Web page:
Since this recipe produces a large tray full of decadent treats made with what would otherwise be trash…I feel that it deserves a place in this week’s Pennywise Platter Carnival over at The Nourishing Gourmet.

The Sheer JOY of an Empty Countertop

Ridiculous amount of junk on my counter...

Note the ridiculous amount of junk on our counter.

If your countertop is anything like mine, it doubles as a storage surface for things like cutting boards, ripening fruit, fermenting kombucha, kefir, herbal tinctures, an overflow of yesterday’s dirty dishes, oatmeal being soaked for tomorrow’s breakfast, notes to myself, and other miscellaneous junk that I put there to remind me to deal with it. Our counter space is already severely limited due to the size of our kitchen, but thanks to both the dish drainer and my many ongoing kitchen “science projects” (see photo above), we often find ourselves squeezing all of our cooking and baking preparations into only about 1 or 2 feet of usable counter space. Ridiculous!

So yesterday Hubby cleaned off the counter completely. The cutting boards found a new home in a cabinet next to the stove…the fermenting kefir jar, kombucha bottles, tinctures, and soaking oatmeal now live on top of the refrigerator. I will need to find some other system for posting notes to myself…perhaps taping them to a cabinet until I can throw them away. Ripening fruit will just have to go elsewhere.

The new rule is…Nothing on the counter! No more “counter-as-pantry-annex.” And I’m totally loving it. It feels open and luxurious. It’s clean and uncluttered…restful to look at, and so much more conducive to efficient cooking. Heck, now that the counter is so clean, the entire house feels like it’s more under control. Sweet!

Wonderfully stark! (And yes, that is all the counter space we have!)

Wonderfully stark. (Yes, that's all the counter space we have -- can't waste it!)

Italian-Style Lamb Meatloaf

Italian-Style Lamb Meatloaf

Today’s recipe is for a traditional meatloaf, using ground lamb as the meat. Amazingly, I had never made a meatloaf before, so I read through quite a few different meatloaf recipes from my 1940s cookbooks before finally cobbling this one together. It turned out great and we absolutely snarfed it up!

And oh! Speaking of meatloaf, I must tell you a story. *Snicker.* 😉 When I was about 6 years old, I received a pet turtle as a gift from my sister. I guess turtles eat canned dogfood — or at least mine did — so we bought canned dogfood for Nutley and kept it in a Tupperware container in the fridge. One evening around this time, my mom made a meatloaf for dinner. After dinner, the leftovers were put into a Tupperware container, into the fridge. (Can you see where this is going?)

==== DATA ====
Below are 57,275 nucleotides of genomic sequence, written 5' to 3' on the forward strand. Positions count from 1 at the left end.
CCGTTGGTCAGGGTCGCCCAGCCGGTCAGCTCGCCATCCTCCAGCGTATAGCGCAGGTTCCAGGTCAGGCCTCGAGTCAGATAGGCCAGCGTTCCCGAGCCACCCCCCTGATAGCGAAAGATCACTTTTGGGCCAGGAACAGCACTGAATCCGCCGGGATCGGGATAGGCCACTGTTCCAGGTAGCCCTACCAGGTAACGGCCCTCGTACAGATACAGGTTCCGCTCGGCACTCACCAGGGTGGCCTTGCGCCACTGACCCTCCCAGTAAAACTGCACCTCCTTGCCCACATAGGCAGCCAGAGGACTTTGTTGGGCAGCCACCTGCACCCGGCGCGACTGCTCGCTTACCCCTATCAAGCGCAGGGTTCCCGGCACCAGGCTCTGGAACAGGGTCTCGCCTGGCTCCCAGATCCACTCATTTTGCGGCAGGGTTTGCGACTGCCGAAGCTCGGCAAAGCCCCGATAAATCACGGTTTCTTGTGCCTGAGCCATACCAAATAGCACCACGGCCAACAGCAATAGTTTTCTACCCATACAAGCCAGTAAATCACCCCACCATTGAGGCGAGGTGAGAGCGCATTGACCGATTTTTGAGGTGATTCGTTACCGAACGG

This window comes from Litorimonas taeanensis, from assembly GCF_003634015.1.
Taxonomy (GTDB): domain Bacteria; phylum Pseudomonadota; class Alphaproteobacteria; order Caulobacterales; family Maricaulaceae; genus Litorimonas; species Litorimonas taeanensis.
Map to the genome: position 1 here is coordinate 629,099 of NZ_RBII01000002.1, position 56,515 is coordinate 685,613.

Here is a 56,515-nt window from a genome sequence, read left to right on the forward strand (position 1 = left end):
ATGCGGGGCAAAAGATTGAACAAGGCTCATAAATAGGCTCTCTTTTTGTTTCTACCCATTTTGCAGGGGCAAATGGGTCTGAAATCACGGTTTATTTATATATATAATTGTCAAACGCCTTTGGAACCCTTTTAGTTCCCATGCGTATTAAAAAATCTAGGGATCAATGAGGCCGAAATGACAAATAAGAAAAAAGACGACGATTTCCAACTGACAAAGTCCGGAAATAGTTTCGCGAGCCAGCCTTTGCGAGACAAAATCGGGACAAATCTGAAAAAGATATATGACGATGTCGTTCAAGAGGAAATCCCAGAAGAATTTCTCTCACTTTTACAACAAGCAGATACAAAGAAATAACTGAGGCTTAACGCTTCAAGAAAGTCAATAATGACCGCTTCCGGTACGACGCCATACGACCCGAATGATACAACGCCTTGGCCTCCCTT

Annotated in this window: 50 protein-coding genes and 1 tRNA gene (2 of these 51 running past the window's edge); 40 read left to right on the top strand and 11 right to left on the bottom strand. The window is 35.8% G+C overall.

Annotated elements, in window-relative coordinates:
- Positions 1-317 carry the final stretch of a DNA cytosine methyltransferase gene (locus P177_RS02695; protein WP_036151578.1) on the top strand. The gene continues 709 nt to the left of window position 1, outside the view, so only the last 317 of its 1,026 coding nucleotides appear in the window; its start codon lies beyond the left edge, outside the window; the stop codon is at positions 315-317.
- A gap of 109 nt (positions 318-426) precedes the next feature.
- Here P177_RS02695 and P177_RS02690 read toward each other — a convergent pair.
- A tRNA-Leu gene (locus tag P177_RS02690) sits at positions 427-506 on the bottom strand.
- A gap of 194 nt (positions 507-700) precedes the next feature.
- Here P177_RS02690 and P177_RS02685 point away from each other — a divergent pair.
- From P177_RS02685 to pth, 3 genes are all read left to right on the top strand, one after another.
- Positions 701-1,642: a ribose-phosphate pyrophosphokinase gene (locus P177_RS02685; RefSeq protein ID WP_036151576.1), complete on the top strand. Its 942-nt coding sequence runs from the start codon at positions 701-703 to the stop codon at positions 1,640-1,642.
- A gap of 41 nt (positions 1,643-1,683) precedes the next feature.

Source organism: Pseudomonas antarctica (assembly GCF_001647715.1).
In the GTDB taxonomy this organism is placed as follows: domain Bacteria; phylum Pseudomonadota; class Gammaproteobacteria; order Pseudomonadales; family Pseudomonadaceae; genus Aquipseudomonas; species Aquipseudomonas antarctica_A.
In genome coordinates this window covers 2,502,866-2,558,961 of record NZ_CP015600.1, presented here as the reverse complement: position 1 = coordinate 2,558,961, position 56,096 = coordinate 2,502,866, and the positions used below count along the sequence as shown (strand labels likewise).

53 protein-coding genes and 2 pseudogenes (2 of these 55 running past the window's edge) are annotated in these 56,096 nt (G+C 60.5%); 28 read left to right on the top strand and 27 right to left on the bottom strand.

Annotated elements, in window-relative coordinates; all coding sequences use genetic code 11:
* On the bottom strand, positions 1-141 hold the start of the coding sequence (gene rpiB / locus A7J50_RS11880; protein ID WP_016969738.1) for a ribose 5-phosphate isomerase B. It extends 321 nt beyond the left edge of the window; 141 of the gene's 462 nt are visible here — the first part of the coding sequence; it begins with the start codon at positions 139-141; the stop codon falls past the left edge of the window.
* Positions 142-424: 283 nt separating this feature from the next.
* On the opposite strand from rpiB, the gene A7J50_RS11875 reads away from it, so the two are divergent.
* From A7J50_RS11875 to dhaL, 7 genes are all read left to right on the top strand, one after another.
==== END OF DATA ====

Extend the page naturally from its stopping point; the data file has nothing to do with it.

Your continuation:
The next day, my dad ate his usual lunch of leftovers from the fridge. And later that same day, my mom and I went to the fridge to get out Nutley’s dogfood. Curiously, though, the dogfood was gone…but last night’s meatloaf was still there.


Um, dad? What did you have for lunch??


Are you sure????

Yes, he actually really did eat the dogfood for lunch, thinking the whole time that it was leftover meatloaf. That story has become something of a legend in our family; I’m afraid he’ll never live that one down! 😉

Anyway, here’s the recipe:

Italian-Style Lamb Meatloaf

1 ½ lbs (approx) ground lamb

1 medium onion, chopped

2 cloves garlic, minced

¼ cup chopped fresh parsley

1 egg, beaten

1 ½ tsp salt

½ tsp pepper

3 Tbsp parmesan cheese

8 oz spaghetti sauce

1 cup finely chopped bread (or dry breadcrumbs). (I use two slices of Ezekial 4:9 Sprouted Grain sandwich bread.)

1 ½ tsp Italian Seasoning

Mix all ingredients together, spread into a loaf pan, and bake at 350* for about 1 to 1 ½ hours, or until the top is nicely browned and/or the internal temperature measures about 160F.

Italian-Style Lamb Meatloaf

Since this delicious, hearty dish will feed a family for not much more than the cost of the ground lamb (I get mine in the freezer section of my health food store), it’s actually pretty frugal…and is therefore part of Pennywise Platter Thursday over at The Nourishing Gourmet.